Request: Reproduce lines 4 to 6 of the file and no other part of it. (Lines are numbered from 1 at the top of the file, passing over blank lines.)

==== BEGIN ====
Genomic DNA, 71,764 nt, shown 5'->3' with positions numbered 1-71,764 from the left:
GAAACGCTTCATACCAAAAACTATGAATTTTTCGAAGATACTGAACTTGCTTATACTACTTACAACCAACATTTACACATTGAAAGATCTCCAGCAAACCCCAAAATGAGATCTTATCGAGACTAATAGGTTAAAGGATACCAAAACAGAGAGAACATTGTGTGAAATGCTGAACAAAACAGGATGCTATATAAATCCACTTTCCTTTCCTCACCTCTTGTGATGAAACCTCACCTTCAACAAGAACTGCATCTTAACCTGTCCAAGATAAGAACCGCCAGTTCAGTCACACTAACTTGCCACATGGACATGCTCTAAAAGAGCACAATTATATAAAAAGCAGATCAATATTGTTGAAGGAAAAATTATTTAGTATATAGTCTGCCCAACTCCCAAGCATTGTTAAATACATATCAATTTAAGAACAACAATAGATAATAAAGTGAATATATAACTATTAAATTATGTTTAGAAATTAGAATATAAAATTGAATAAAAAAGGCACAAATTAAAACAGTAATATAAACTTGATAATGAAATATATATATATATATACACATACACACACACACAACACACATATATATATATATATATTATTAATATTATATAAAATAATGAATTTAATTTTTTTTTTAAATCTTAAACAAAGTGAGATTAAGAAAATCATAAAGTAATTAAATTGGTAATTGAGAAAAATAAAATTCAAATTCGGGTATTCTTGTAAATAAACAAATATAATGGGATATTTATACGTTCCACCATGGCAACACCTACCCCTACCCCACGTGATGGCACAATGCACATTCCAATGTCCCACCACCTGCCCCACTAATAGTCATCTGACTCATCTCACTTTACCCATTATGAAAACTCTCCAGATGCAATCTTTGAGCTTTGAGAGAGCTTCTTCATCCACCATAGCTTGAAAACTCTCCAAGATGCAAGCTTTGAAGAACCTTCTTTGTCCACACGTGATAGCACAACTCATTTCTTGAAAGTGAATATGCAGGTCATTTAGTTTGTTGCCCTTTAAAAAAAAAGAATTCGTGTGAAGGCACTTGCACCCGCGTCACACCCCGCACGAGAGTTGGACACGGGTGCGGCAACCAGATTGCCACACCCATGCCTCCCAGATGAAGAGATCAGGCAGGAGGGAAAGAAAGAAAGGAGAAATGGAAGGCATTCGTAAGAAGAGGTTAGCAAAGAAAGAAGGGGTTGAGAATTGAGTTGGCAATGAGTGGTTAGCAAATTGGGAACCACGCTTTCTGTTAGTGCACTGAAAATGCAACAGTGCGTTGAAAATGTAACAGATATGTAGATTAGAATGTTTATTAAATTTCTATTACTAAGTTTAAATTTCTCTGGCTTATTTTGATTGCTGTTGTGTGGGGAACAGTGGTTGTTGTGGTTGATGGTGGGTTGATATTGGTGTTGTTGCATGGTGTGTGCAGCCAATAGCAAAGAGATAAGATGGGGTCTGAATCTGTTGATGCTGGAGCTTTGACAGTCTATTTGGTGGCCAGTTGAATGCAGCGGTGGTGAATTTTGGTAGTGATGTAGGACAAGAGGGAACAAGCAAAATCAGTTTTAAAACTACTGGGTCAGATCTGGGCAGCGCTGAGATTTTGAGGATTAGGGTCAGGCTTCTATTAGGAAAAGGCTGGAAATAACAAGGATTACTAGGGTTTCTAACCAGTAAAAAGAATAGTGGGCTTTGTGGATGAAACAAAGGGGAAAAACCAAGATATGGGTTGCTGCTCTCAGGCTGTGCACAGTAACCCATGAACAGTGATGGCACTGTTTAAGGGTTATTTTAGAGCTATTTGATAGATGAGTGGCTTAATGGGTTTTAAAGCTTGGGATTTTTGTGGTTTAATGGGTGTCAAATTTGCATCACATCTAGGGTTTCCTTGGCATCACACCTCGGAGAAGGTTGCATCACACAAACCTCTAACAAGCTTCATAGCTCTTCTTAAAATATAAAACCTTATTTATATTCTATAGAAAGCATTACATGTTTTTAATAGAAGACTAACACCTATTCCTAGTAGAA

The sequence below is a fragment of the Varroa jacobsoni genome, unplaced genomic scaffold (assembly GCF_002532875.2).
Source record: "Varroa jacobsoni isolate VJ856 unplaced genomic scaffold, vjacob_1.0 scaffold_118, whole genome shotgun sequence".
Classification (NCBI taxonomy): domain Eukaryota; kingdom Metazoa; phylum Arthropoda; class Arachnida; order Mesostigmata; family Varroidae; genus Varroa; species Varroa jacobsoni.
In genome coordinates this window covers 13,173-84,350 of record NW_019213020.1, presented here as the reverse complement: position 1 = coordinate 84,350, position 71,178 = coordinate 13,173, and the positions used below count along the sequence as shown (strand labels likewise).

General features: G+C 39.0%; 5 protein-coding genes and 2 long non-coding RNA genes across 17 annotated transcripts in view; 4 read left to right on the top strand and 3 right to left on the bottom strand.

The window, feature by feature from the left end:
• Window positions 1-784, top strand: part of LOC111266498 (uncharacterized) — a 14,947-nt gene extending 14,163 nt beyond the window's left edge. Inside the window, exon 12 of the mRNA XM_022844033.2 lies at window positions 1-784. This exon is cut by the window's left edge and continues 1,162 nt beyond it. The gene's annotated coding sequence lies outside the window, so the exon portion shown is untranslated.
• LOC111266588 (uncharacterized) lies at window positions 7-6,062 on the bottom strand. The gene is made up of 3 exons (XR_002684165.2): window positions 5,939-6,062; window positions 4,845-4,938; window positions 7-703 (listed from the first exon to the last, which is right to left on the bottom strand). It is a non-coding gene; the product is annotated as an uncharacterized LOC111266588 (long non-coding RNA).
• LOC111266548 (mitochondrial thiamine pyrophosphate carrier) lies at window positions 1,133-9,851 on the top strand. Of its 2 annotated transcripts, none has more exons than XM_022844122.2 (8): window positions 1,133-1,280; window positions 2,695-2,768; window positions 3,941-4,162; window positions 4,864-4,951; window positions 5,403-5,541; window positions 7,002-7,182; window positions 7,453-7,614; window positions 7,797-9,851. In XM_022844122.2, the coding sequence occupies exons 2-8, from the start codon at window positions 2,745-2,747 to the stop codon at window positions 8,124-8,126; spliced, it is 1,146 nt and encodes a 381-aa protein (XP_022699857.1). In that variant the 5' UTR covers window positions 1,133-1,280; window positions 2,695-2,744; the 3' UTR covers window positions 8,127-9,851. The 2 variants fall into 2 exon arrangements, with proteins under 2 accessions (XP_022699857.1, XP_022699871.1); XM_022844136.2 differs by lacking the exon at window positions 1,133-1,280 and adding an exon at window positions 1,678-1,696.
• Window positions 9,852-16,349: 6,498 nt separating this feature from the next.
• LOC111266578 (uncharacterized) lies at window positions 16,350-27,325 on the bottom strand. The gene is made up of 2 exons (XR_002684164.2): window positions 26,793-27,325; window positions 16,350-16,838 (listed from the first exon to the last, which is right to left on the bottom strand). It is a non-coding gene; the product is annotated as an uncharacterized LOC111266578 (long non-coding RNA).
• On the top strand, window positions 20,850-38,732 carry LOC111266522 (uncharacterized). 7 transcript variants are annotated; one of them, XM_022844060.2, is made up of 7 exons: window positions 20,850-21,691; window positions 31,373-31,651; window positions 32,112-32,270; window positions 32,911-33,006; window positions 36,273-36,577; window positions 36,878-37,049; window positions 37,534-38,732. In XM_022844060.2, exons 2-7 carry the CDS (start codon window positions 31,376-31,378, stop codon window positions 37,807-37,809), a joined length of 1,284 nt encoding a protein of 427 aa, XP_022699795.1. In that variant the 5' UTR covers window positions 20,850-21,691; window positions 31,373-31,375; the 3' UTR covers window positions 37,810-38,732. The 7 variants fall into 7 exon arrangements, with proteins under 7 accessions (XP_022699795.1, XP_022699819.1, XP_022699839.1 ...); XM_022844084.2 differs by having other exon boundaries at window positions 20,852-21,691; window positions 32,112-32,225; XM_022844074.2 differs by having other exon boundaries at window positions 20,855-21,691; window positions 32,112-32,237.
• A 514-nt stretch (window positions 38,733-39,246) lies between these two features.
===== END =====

Source record: "Varroa jacobsoni isolate VJ856 unplaced genomic scaffold, vjacob_1.0 scaffold_118, whole genome shotgun sequence".
Classification (NCBI taxonomy): domain Eukaryota; kingdom Metazoa; phylum Arthropoda; class Arachnida; order Mesostigmata; family Varroidae; genus Varroa; species Varroa jacobsoni.
In genome coordinates this window covers 13,173-84,350 of record NW_019213020.1, presented here as the reverse complement: position 1 = coordinate 84,350, position 71,178 = coordinate 13,173, and the positions used below count along the sequence as shown (strand labels likewise).